We all do want an easy metric, which is why we hope we can rely on essentially commodifying quality, as ignorant magazine writers do when they suggest all English shoes, all Scottish cashmere, or all Italian leather is of similar quality.  The reality is far more complicated, boring, and ultimately discouraging, because brands and marketers use those metrics to substitute buzzwords for integrity.  That has led to, ultimately, the perpetual one-upsmanship of brands like Loro Piana bringing to market new luxury fibers when cashmere was not enough: they announce “baby cashmere,” vicuña, lotus fiber and who knows what else, as well as to the arms race of ever finer yarn numbers (they’re not thread counts like on bedsheets) like Super 150s, 180s and 200s.  A well-finished Super 100s from Lesser will feel better, wear better and look better than a Super 150s from a less trustworthy source. And unfortunately, Lesser and many other quality cloth houses like Fox and Minnis are generally only available in bespoke.  But Loro Piana and Zegna have found an outlet for their lower quality branded cloth in having it made up by cheap suitmakers whose labels trumpet the brand which produced their cloth, without it having much bearing on the actual quality of make or cloth.  What is the casual punter to do?

de Mans has some (reasonable) suggestions for how to assess leather quality later in the article. You can read the full piece here

For what it’s worth, in my own attempts to learn how to determine quality in leather goods, I’ve found three things:

  • As with everything, it helps to check out the best. Browse around, even in stores where you can’t afford any of the products. In doing so, you’ll start to get a sense of what qualities you might want to look for when shopping for things within your own budget. Of course, figuring out what’s actually on the “high end” is its own task, as not everything that’s expensive is necessarily good, but it’s useful to just keep an eye out and not be afraid to casually (and politely) browse, even in stores that are way out of your price league.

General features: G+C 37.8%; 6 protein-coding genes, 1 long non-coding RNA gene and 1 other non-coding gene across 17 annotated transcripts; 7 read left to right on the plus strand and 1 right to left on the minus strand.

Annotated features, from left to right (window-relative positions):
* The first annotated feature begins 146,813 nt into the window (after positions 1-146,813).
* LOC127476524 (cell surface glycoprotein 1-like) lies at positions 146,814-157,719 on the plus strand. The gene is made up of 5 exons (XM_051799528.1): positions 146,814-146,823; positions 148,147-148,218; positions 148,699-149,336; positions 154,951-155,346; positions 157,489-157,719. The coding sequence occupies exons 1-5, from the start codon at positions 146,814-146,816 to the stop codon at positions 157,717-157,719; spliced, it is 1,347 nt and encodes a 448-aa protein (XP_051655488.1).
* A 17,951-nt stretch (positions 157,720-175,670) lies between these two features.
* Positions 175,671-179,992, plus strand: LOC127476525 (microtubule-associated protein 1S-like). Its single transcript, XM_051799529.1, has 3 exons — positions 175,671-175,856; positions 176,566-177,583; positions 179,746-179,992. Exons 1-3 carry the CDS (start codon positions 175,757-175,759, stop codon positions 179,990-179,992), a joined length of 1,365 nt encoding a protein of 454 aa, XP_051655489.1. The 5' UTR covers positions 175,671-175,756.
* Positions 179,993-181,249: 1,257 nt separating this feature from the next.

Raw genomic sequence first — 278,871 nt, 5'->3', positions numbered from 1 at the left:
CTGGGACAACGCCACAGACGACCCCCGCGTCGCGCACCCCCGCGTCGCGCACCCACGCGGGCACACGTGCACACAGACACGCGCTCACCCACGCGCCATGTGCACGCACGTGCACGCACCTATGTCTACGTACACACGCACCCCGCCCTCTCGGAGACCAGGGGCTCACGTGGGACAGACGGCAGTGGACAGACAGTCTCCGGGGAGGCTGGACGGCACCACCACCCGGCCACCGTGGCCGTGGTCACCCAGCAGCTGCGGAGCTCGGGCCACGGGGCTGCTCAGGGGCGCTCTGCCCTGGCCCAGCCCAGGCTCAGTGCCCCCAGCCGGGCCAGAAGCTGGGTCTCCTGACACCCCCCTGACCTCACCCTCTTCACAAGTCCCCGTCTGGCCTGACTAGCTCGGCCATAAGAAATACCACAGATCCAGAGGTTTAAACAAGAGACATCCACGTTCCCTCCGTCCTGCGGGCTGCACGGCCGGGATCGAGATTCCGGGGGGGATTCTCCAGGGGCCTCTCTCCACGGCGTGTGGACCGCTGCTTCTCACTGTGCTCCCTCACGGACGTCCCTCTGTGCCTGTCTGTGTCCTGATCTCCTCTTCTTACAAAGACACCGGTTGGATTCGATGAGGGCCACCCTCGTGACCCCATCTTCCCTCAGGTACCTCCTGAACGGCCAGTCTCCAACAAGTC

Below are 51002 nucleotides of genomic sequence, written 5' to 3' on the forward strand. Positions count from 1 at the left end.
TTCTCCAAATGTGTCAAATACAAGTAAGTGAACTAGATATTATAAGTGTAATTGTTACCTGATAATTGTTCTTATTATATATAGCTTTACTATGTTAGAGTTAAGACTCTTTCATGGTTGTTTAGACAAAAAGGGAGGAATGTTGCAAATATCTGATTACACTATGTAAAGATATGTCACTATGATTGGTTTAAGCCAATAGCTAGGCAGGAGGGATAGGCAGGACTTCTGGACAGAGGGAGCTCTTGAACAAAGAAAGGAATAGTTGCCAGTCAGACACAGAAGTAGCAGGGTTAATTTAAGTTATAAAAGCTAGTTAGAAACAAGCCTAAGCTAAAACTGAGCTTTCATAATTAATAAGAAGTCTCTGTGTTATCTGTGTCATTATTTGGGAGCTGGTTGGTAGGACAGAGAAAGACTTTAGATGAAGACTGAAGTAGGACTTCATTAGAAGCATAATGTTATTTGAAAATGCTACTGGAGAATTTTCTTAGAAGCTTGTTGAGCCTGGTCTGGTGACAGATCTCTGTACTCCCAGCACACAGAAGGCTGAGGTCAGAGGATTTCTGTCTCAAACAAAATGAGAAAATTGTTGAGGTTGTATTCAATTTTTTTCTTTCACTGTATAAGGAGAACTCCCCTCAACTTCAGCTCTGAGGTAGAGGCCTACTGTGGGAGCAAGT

• Keep in mind that certain leather qualities are meant for certain design purposes. I was recently at a designer boutique in Canada, where slightly more “avant garde" leather jackets were being sold. The leather they used was somewhat thin, very waxy, and it crinkled easily. Someone might mistake it for bad leather, but it’s not in an objective sense. It’s just that the qualities the designer was looking for - how he wanted the jacket to drape, crinkle, and age - were very specific, so he needed a certain type of leather. When determining quality, it’s good to also keep in mind design purposes. 
  • Nothing substitutes for first-hand experience. After a while, once you’ve browsed around, seen things on the high end, and have had the chance to use leather products of different qualities, you’ll be able to spot the stuff that’s right for you.